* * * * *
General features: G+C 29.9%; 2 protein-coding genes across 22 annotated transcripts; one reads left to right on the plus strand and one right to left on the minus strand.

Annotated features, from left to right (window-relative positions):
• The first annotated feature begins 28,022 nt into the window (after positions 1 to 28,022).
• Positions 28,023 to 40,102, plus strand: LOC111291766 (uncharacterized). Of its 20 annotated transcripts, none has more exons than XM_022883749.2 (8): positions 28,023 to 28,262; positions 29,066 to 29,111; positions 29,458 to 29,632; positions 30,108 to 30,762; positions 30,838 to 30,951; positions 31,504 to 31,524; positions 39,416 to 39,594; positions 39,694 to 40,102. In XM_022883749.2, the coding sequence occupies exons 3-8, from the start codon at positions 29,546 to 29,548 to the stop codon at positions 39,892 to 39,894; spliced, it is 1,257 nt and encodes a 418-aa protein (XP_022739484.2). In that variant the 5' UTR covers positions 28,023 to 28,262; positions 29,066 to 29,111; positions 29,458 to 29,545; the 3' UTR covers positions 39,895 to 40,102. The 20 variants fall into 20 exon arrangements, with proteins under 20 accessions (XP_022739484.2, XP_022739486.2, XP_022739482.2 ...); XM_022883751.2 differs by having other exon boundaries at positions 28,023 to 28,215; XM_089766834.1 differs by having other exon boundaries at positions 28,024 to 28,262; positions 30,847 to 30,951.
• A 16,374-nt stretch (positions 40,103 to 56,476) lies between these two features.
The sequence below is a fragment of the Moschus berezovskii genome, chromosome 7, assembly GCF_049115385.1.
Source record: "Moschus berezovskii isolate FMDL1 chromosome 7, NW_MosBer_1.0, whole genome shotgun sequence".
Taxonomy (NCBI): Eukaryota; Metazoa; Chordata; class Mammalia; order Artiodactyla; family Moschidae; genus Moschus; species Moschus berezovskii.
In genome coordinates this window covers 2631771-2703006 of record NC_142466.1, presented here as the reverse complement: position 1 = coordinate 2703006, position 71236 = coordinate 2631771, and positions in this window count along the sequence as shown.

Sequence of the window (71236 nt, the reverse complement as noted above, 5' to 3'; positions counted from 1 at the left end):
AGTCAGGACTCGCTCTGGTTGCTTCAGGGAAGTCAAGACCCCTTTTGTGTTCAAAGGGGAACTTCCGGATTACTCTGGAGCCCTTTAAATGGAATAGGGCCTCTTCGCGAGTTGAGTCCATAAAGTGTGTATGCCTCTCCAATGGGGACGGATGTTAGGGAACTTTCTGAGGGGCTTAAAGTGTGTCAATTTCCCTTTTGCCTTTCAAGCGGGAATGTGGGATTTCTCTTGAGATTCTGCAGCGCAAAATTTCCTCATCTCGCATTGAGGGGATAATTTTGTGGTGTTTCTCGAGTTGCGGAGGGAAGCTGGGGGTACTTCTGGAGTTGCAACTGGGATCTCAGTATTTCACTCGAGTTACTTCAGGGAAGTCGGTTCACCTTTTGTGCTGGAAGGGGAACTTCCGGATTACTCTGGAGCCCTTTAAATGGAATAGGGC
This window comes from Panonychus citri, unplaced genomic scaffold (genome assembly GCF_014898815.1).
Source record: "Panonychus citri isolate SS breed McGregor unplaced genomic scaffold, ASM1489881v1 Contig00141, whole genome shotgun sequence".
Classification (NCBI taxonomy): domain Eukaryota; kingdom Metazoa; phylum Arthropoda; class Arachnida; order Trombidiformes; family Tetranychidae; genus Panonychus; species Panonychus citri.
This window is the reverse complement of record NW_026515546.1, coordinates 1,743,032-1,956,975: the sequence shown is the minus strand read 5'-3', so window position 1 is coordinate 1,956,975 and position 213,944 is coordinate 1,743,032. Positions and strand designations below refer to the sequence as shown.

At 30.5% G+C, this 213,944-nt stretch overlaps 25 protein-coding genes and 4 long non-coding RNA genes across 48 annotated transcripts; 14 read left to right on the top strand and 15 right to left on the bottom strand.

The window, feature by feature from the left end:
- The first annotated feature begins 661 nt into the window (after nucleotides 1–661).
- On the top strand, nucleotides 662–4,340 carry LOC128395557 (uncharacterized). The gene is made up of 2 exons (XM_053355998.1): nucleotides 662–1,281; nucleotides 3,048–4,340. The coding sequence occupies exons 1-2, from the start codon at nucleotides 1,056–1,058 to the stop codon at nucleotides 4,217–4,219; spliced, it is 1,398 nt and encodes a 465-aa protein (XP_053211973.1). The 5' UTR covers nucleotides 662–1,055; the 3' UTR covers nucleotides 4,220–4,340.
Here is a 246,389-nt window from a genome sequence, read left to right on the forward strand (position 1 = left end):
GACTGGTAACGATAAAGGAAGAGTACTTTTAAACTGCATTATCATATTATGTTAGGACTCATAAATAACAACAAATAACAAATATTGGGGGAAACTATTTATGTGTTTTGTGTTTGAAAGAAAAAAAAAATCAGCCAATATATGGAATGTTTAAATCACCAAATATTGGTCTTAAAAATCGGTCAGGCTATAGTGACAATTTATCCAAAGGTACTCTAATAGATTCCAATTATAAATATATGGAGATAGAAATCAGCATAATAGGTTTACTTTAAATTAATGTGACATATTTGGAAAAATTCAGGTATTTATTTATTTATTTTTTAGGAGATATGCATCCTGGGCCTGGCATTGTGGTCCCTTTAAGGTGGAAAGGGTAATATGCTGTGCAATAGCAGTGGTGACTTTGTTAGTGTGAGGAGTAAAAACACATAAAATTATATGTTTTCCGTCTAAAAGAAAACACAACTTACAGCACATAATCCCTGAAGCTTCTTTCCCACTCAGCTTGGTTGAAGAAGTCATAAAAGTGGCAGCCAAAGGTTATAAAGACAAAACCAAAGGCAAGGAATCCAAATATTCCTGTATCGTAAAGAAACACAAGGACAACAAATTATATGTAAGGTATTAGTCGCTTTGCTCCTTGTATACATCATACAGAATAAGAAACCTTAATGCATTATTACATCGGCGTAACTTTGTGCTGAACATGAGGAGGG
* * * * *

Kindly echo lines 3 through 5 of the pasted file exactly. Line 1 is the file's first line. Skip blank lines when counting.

• The first annotated feature begins 28,022 nt into the window (after positions 1 to 28,022).
• Positions 28,023 to 40,102, plus strand: LOC111291766 (uncharacterized). Of its 20 annotated transcripts, none has more exons than XM_022883749.2 (8): positions 28,023 to 28,262; positions 29,066 to 29,111; positions 29,458 to 29,632; positions 30,108 to 30,762; positions 30,838 to 30,951; positions 31,504 to 31,524; positions 39,416 to 39,594; positions 39,694 to 40,102. In XM_022883749.2, the coding sequence occupies exons 3-8, from the start codon at positions 29,546 to 29,548 to the stop codon at positions 39,892 to 39,894; spliced, it is 1,257 nt and encodes a 418-aa protein (XP_022739484.2). In that variant the 5' UTR covers positions 28,023 to 28,262; positions 29,066 to 29,111; positions 29,458 to 29,545; the 3' UTR covers positions 39,895 to 40,102. The 20 variants fall into 20 exon arrangements, with proteins under 20 accessions (XP_022739484.2, XP_022739486.2, XP_022739482.2 ...); XM_022883751.2 differs by having other exon boundaries at positions 28,023 to 28,215; XM_089766834.1 differs by having other exon boundaries at positions 28,024 to 28,262; positions 30,847 to 30,951.
• A 16,374-nt stretch (positions 40,103 to 56,476) lies between these two features.